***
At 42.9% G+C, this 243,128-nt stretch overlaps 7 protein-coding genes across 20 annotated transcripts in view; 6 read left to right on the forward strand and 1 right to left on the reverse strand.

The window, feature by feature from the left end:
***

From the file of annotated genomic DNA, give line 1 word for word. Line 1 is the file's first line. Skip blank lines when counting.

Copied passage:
At 42.9% G+C, this 243,128-nt stretch overlaps 7 protein-coding genes across 20 annotated transcripts in view; 6 read left to right on the forward strand and 1 right to left on the reverse strand.